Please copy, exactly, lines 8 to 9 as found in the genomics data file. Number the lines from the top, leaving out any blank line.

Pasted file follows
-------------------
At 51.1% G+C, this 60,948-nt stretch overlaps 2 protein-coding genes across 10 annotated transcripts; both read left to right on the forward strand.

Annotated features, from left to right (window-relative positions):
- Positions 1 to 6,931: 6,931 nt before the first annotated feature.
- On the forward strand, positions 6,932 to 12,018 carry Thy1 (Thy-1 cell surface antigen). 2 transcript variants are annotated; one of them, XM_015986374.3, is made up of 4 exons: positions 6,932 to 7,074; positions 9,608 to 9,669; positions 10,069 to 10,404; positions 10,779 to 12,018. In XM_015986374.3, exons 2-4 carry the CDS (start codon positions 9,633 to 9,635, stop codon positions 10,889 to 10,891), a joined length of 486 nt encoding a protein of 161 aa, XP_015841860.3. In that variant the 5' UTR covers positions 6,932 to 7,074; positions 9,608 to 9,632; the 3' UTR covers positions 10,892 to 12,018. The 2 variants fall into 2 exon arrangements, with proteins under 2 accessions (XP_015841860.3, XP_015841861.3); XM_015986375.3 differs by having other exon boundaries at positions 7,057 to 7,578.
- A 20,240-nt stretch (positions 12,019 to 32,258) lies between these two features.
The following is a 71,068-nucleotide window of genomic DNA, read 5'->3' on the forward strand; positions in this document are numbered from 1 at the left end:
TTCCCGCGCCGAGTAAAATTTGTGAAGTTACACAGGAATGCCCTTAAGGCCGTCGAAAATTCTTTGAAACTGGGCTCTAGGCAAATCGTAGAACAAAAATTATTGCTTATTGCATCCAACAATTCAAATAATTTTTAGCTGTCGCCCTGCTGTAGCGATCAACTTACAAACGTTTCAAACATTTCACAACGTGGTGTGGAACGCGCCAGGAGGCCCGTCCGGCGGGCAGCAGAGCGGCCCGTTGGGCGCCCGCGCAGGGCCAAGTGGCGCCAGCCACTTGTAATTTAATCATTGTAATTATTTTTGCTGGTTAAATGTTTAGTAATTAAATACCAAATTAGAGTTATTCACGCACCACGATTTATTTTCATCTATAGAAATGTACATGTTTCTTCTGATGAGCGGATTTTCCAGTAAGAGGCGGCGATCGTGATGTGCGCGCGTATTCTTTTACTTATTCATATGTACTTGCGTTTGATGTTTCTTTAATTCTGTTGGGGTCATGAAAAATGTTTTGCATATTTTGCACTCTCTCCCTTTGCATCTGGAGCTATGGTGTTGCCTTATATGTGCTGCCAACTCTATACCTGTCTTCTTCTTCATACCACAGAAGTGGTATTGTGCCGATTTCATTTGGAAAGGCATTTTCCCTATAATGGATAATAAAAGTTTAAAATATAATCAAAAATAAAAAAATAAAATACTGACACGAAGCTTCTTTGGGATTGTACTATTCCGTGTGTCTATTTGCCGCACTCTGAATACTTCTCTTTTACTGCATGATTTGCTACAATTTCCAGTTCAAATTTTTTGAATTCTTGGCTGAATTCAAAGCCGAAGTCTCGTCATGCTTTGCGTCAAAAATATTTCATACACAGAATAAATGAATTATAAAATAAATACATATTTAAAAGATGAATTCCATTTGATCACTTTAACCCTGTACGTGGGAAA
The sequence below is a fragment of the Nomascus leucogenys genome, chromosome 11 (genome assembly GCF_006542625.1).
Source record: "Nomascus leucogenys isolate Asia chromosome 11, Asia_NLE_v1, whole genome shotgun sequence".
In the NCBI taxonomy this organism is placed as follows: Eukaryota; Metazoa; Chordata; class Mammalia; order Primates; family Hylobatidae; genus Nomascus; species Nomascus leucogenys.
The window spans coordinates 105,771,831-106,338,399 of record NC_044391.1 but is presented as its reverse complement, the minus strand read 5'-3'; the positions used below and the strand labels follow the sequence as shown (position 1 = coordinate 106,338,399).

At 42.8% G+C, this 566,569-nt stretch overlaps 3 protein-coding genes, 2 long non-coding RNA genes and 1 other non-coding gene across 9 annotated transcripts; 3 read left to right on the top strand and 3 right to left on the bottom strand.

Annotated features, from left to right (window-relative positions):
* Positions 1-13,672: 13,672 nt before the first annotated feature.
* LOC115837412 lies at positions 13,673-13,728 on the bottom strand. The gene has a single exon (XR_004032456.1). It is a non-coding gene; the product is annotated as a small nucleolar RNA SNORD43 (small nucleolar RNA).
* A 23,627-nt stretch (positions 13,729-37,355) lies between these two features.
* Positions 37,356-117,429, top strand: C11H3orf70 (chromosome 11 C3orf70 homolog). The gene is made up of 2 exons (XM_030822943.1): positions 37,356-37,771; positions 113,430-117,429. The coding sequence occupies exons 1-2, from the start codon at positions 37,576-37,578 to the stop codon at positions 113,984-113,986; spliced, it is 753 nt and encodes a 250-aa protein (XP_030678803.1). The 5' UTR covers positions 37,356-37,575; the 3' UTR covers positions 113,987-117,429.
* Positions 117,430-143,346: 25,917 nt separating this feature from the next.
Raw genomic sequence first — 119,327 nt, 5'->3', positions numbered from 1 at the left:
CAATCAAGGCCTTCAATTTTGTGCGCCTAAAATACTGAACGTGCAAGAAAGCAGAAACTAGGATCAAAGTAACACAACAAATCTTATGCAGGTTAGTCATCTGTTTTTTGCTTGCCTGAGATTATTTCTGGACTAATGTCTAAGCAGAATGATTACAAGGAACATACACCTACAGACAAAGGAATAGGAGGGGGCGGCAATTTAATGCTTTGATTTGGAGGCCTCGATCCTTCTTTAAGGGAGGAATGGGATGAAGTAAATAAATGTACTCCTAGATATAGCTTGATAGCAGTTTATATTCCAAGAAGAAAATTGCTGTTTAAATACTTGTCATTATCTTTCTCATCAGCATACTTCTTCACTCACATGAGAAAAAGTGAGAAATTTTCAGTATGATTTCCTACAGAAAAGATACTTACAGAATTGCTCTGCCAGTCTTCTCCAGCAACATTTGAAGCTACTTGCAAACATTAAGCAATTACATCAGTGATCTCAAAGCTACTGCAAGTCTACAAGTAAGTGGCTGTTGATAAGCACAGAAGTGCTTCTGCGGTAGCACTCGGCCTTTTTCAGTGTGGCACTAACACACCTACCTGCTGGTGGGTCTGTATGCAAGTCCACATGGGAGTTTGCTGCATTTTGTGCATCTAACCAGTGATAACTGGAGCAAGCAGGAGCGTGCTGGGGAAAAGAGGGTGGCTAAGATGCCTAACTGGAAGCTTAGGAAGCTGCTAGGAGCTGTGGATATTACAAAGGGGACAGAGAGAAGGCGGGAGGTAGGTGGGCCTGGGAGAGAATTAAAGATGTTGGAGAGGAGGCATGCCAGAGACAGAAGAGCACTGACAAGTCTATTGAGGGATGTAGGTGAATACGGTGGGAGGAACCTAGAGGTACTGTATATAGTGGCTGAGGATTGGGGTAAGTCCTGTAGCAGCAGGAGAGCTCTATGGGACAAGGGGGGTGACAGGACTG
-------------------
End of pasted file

The sequence below is a fragment of the Nomascus leucogenys genome, chromosome 11 (genome assembly GCF_006542625.1).
Source record: "Nomascus leucogenys isolate Asia chromosome 11, Asia_NLE_v1, whole genome shotgun sequence".